which of the following is true regarding research misconduct?

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With the number of research misconduct scandals in the news, it’s hard to know what’s true and what’s false. Learn all about some basic truths about research misconduct with these 7 simple questions.

Are there different types of research misconduct?

As this is one of the first things you might wonder, research has been designed to be unbiased by nature and to be fair. There are no different types of research misconduct between journals that are based on different fields. Researchers must remain objective at all times and use methods that are not biased or try to skew data for their own benefit or for financial gain.

What is a Reviewer? Who do they think they are?

Researchers – at any level of experience – should be honest and unbiased when it comes to their analysis, findings, and conclusions. It is also important to remember that as researchers, you are entitled to your opinions, but not your own pet theories.

Who should be Reviewing my work? If I want to publish it in a journal, then the first thing I need to know is this: who was the person who originally reviewed my paper and did they have a conflict of interest? Again, that’s why journals require reviewers disclose each conflict of interest before submitting any type of research project.

What is the difference between research misconduct and fraud?

Research fraud is a much more serious offense, so you need to understand what the differences are. Research misconduct should be considered as unethical behavior that has been committed by the researcher, whereas research fraud involves falsifying data or manipulating results and publishing false or misleading information.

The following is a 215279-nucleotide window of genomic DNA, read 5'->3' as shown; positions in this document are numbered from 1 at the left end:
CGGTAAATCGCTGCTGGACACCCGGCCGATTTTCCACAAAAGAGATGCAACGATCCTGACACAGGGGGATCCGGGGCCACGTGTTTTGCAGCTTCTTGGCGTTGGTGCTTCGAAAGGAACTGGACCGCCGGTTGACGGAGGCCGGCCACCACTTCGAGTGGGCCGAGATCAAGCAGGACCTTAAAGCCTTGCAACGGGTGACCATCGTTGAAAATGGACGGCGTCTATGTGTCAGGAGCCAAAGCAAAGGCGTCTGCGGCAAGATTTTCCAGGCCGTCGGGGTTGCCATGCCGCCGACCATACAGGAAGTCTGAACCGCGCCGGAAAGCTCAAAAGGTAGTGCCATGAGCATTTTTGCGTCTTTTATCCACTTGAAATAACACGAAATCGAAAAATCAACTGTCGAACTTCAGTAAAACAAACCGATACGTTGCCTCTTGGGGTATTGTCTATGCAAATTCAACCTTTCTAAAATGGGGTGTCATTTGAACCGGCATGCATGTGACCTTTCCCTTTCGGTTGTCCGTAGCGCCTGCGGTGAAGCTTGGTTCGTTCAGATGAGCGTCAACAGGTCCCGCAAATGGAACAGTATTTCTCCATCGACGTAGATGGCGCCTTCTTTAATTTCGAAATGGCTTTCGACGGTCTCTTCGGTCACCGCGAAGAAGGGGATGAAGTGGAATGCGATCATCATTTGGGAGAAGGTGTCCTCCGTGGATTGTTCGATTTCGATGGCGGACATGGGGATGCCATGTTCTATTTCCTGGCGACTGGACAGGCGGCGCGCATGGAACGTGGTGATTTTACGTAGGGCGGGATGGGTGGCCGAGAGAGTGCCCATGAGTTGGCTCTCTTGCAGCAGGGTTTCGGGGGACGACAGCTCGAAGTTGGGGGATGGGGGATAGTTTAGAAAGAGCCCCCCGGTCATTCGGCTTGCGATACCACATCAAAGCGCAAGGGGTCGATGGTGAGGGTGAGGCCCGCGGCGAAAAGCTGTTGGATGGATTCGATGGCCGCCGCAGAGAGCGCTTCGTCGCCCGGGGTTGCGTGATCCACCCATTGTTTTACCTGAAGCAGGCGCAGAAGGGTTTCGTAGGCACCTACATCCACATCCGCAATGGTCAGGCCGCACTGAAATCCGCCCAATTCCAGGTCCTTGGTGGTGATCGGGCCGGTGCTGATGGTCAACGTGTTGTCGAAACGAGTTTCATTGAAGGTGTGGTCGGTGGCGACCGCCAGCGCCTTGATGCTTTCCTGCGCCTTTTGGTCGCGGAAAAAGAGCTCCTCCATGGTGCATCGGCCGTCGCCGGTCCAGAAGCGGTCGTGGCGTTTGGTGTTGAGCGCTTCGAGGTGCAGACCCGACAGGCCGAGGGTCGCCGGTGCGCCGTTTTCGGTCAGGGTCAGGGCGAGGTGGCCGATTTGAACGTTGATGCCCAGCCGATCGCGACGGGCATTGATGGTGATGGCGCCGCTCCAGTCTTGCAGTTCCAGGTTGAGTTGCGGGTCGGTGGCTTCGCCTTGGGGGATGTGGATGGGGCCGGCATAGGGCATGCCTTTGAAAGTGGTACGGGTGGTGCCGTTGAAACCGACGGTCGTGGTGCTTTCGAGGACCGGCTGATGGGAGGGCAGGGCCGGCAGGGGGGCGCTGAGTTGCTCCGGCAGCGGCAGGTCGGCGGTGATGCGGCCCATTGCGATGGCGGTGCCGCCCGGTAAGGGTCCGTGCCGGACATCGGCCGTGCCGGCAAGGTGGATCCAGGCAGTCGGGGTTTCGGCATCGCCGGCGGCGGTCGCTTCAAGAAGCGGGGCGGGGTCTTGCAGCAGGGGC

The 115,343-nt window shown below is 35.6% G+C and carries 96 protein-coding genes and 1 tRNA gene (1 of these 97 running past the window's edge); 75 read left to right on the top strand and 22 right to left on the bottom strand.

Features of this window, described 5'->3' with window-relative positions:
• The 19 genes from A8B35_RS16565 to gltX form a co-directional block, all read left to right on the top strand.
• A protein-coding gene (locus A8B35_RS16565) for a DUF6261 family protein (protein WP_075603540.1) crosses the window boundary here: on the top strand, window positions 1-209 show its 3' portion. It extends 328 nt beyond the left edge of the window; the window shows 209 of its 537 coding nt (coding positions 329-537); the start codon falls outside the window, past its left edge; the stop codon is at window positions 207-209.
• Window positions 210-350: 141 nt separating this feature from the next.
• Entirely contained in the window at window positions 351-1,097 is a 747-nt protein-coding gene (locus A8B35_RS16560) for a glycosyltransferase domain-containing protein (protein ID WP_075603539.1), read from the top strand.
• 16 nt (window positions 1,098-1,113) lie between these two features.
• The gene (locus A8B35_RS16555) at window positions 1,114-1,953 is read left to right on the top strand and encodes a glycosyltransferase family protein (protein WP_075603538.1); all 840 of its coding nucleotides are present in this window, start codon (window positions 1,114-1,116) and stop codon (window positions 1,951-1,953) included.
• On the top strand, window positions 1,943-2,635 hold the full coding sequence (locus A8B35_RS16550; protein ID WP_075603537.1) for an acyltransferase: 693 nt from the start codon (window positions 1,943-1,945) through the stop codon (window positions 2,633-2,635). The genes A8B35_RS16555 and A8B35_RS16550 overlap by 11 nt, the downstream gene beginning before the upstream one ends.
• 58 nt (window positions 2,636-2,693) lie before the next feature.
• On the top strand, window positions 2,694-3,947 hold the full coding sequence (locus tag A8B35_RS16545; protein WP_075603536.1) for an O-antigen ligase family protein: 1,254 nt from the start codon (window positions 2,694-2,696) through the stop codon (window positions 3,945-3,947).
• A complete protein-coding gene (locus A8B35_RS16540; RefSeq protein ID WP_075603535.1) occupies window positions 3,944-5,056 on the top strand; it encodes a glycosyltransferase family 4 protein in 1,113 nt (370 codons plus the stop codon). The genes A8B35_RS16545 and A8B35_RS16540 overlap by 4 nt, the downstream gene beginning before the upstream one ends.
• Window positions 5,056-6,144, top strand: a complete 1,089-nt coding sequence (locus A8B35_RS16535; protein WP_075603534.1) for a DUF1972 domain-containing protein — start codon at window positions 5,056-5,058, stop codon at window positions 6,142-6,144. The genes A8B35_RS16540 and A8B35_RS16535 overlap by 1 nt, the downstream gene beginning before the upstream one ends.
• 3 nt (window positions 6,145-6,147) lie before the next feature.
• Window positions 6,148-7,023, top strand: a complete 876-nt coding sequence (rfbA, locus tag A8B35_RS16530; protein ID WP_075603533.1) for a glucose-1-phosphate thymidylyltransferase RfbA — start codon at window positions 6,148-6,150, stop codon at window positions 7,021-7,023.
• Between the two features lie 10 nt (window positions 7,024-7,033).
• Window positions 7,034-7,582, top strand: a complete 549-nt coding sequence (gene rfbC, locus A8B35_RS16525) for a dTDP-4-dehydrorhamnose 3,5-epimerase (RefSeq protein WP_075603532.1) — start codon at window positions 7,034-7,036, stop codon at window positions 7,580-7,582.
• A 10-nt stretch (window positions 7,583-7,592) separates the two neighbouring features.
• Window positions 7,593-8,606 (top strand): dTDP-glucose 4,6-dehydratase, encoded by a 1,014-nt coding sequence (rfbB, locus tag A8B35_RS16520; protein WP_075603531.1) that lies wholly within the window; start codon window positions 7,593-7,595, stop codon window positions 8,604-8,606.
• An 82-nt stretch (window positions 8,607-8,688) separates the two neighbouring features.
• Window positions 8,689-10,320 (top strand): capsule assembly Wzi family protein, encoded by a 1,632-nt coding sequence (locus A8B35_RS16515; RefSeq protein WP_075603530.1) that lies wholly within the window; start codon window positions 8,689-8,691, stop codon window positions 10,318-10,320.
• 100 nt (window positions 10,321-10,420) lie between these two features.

What about plagiarism?

Plagiarism is not a lot different than other types of research misconduct like falsifying results, withholding data from others or fabricating information. It can also include using others’ work without citing it correctly, and can get you into some serious trouble. It’s important to make sure that you cite all of your sources when conducting any type of research project or paper.

How important is ethics?I think that this question is very important because it’s easy to overlook research ethics at times. If you have to collect data on people and that’s the basis of your project, then you need to be sure that you only use participants who have given you the necessary consent forms. It’s not okay to publish other people’s data without their permission.

How can I avoid being charged with research misconduct?The best way to avoid any types of research misconduct charges is by doing what you are supposed to do all along, which is following proper guidelines and submitting quality work. Always be sure that you properly disclose any conflicts of interest before publishing any type of research project or paper.

This article was originally posted at http://blogs.scientificamerican.com/guest-blog/six-questions-about-research-misconduct/ and was written by Katie Drummond, a Senior Editor at Scientific American as part of the Scientific American Blog Network.

Read the full article to learn about information on how to avoid scientific misconduct such as plagiarism with 4 steps you can make use for your own projects and publications: http://www.osfathome.